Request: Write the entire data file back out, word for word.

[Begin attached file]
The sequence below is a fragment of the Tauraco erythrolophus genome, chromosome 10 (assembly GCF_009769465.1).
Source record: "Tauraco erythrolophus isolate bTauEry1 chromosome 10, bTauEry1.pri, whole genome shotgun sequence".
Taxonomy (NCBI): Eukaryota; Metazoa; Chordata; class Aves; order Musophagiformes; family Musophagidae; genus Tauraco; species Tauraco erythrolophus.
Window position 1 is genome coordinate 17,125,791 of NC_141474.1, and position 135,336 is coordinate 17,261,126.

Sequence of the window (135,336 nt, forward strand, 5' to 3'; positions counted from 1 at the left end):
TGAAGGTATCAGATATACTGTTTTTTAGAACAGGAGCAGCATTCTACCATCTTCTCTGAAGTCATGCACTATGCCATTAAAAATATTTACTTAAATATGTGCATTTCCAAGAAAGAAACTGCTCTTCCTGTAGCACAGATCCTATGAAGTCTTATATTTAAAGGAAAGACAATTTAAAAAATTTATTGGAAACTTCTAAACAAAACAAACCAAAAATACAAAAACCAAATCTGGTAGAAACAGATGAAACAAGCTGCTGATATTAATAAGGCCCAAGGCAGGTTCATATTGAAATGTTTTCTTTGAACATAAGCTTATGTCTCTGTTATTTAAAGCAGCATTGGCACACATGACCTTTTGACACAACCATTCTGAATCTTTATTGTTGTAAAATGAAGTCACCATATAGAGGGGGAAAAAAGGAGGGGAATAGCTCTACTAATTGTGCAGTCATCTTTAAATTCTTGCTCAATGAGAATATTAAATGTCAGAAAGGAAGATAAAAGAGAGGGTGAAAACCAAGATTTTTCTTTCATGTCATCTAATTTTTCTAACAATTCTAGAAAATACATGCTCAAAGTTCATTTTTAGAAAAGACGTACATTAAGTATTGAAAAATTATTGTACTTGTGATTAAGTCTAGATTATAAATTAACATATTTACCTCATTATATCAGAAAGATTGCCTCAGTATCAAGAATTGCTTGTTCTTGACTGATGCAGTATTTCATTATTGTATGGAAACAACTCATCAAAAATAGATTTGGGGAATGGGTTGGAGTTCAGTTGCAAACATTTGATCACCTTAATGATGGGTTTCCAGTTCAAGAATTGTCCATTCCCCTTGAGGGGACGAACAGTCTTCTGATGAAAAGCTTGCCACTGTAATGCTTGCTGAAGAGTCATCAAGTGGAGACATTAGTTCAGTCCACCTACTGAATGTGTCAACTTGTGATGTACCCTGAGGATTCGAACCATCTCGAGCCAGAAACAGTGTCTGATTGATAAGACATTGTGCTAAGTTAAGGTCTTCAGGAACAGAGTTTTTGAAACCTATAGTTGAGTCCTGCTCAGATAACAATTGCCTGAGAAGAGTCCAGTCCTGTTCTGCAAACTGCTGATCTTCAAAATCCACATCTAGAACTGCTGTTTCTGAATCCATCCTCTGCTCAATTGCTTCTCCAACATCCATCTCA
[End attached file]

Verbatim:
The sequence below is a fragment of the Tauraco erythrolophus genome, chromosome 10 (assembly GCF_009769465.1).
Source record: "Tauraco erythrolophus isolate bTauEry1 chromosome 10, bTauEry1.pri, whole genome shotgun sequence".
Taxonomy (NCBI): Eukaryota; Metazoa; Chordata; class Aves; order Musophagiformes; family Musophagidae; genus Tauraco; species Tauraco erythrolophus.
Window position 1 is genome coordinate 17,125,791 of NC_141474.1, and position 135,336 is coordinate 17,261,126.

Sequence of the window (135,336 nt, forward strand, 5' to 3'; positions counted from 1 at the left end):
TGAAGGTATCAGATATACTGTTTTTTAGAACAGGAGCAGCATTCTACCATCTTCTCTGAAGTCATGCACTATGCCATTAAAAATATTTACTTAAATATGTGCATTTCCAAGAAAGAAACTGCTCTTCCTGTAGCACAGATCCTATGAAGTCTTATATTTAAAGGAAAGACAATTTAAAAAATTTATTGGAAACTTCTAAACAAAACAAACCAAAAATACAAAAACCAAATCTGGTAGAAACAGATGAAACAAGCTGCTGATATTAATAAGGCCCAAGGCAGGTTCATATTGAAATGTTTTCTTTGAACATAAGCTTATGTCTCTGTTATTTAAAGCAGCATTGGCACACATGACCTTTTGACACAACCATTCTGAATCTTTATTGTTGTAAAATGAAGTCACCATATAGAGGGGGAAAAAAGGAGGGGAATAGCTCTACTAATTGTGCAGTCATCTTTAAATTCTTGCTCAATGAGAATATTAAATGTCAGAAAGGAAGATAAAAGAGAGGGTGAAAACCAAGATTTTTCTTTCATGTCATCTAATTTTTCTAACAATTCTAGAAAATACATGCTCAAAGTTCATTTTTAGAAAAGACGTACATTAAGTATTGAAAAATTATTGTACTTGTGATTAAGTCTAGATTATAAATTAACATATTTACCTCATTATATCAGAAAGATTGCCTCAGTATCAAGAATTGCTTGTTCTTGACTGATGCAGTATTTCATTATTGTATGGAAACAACTCATCAAAAATAGATTTGGGGAATGGGTTGGAGTTCAGTTGCAAACATTTGATCACCTTAATGATGGGTTTCCAGTTCAAGAATTGTCCATTCCCCTTGAGGGGACGAACAGTCTTCTGATGAAAAGCTTGCCACTGTAATGCTTGCTGAAGAGTCATCAAGTGGAGACATTAGTTCAGTCCACCTACTGAATGTGTCAACTTGTGATGTACCCTGAGGATTCGAACCATCTCGAGCCAGAAACAGTGTCTGATTGATAAGACATTGTGCTAAGTTAAGGTCTTCAGGAACAGAGTTTTTGAAACCTATAGTTGAGTCCTGCTCAGATAACAATTGCCTGAGAAGAGTCCAGTCCTGTTCTGCAAACTGCTGATCTTCAAAATCCACATCTAGAACTGCTGTTTCTGAATCCATCCTCTGCTCAATTGCTTCTCCAACATCCATCTCA